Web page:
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I'm reading through your question and will be with you shortly
From what I understand, you have delivered the goods to the defendant and he owes you $3924.96
is that correct?
OK...this is simple. There are a couple of things you can do.
The first is to start sending certified letters to demand the payment.
The next would be to sue in small claims court
That's a relatively easy procedure, and all you would have to show is the invoice and get proof that you delivered the goods
And that defendant owes you the money
The payment terms are COD, no credit was extended.
Right, and you have delivered and the defendant refused to pay.
So, he's breached the terms of the agreement.
This is technically called a "Suit on a Sworn Account"
There doesn't have to be a written contract, and it follows the UCC rules (Uniform Commercial Code).
Did he reject the delivery or did he take possession of the goods?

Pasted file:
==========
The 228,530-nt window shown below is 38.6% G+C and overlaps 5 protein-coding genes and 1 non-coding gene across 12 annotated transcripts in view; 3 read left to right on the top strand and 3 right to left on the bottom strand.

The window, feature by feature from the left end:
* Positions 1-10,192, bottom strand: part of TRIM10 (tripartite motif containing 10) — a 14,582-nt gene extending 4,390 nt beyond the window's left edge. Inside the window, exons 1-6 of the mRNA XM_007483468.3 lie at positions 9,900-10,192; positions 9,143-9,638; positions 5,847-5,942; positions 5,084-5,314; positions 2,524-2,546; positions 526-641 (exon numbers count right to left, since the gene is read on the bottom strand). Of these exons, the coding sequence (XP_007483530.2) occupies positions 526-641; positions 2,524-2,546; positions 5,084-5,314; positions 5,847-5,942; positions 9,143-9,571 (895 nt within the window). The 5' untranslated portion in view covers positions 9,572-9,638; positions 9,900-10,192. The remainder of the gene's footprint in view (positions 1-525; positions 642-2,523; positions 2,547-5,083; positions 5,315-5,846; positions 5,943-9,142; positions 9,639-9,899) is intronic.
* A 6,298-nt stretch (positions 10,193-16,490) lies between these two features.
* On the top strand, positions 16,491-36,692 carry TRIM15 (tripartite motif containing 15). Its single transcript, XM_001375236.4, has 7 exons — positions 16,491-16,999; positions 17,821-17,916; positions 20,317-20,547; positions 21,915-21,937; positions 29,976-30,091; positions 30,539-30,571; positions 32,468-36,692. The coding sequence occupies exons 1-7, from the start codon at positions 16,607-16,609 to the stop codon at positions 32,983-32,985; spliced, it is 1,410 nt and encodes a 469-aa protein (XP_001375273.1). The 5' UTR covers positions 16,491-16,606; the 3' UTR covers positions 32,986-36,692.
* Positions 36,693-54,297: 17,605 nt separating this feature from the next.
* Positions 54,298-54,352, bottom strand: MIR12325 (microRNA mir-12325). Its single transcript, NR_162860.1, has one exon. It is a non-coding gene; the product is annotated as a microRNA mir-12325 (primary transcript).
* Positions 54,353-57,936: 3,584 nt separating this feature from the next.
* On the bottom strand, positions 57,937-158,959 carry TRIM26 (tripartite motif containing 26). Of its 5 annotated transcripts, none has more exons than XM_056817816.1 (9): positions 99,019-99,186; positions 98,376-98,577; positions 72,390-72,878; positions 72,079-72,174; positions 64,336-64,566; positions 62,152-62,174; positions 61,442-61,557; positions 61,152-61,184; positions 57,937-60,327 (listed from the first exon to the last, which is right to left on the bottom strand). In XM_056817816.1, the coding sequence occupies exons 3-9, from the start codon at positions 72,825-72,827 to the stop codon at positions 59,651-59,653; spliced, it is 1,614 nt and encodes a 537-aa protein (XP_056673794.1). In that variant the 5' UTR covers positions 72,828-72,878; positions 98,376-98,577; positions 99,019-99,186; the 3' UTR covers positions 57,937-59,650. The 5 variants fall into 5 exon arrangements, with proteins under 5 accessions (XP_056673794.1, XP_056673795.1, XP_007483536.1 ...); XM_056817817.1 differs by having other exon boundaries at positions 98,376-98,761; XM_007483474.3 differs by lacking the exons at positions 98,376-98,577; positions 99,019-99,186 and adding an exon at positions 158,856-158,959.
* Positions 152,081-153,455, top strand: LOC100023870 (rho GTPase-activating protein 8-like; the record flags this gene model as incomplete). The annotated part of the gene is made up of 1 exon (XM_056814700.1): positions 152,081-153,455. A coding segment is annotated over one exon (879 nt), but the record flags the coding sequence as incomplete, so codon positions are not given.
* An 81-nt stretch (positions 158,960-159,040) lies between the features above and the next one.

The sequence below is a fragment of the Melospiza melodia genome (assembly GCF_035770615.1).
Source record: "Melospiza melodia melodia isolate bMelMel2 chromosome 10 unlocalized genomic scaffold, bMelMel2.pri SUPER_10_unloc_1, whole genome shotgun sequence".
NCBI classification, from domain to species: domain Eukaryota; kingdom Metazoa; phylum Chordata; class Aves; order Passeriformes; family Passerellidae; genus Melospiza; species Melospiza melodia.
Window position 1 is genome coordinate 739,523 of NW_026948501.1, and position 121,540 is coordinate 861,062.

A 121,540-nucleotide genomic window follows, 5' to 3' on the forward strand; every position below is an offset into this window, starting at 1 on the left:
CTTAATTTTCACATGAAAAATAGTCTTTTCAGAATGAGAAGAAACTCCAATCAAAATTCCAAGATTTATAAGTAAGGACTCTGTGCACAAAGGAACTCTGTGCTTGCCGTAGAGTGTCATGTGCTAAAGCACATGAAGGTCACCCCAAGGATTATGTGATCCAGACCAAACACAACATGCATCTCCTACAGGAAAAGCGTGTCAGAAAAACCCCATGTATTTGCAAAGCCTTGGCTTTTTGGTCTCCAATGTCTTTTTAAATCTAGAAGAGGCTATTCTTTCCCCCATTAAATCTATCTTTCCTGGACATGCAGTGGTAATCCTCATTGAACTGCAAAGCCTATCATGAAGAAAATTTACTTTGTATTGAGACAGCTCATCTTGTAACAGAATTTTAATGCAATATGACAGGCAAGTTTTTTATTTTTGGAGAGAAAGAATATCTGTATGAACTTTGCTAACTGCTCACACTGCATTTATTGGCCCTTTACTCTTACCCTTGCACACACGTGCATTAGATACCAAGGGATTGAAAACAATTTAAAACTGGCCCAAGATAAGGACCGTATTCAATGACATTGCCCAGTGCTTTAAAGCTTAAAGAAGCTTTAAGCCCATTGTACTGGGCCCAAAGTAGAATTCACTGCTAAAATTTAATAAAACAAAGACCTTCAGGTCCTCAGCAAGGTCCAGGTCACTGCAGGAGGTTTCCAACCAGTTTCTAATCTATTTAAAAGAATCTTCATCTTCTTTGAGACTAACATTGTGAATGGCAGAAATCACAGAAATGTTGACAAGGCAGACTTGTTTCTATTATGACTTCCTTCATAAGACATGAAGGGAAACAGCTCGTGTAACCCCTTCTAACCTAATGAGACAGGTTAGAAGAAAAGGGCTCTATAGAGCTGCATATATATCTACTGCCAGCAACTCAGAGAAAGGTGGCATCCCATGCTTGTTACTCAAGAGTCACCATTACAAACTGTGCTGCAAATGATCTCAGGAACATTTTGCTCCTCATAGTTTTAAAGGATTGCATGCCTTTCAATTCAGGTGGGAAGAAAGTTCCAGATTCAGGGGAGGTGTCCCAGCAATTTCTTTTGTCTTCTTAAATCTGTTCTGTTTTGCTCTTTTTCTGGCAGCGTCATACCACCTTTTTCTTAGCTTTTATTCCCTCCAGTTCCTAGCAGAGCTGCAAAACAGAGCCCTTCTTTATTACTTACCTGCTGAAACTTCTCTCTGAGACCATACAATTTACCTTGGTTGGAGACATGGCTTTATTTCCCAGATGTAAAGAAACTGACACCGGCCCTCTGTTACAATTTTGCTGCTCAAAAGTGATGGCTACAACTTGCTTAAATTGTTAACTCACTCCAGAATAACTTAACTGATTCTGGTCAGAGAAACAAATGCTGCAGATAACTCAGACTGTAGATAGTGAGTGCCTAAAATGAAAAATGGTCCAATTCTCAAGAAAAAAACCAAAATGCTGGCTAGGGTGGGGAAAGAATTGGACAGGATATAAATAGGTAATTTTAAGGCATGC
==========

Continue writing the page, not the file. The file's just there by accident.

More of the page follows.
He picked up the material at my door and said payment was being sent. After not receiving payment for 2 weeks, [he sold the material to another broker] he started complaining about the quality. I never received any samples or written complaints, just stalling about one thing or another. I emailed him 4 days ago about payment, and he said payment would be made Monday or Tuesday but nothing. He said he hasn't been paid yet.
Ok. If he took the goods and resold them, then he has no legal argument against payment to you.
Do you believe him that he is waiting to get paid so he can pay you?
No. He said he sold the material to a good friend of his in Houston.
Alright, then you need to go ahead and file this case in small claims court and get a hearing date set.
Do you want me to walk you through that process?
No, I am sure I can do it. Thanks. I have 1 final question: I would have never released this material without a COD, in fact his PO says CIA [Cash in Advance]. Isn't this stealing?
This probably does not rise to the level of theft. However, it is also technically called "conversion" and could also be "fraud". These are things you would sue for. However, you want to keep it simple and just say you delivered the goods, and he has to pay.
Does this answer your question?
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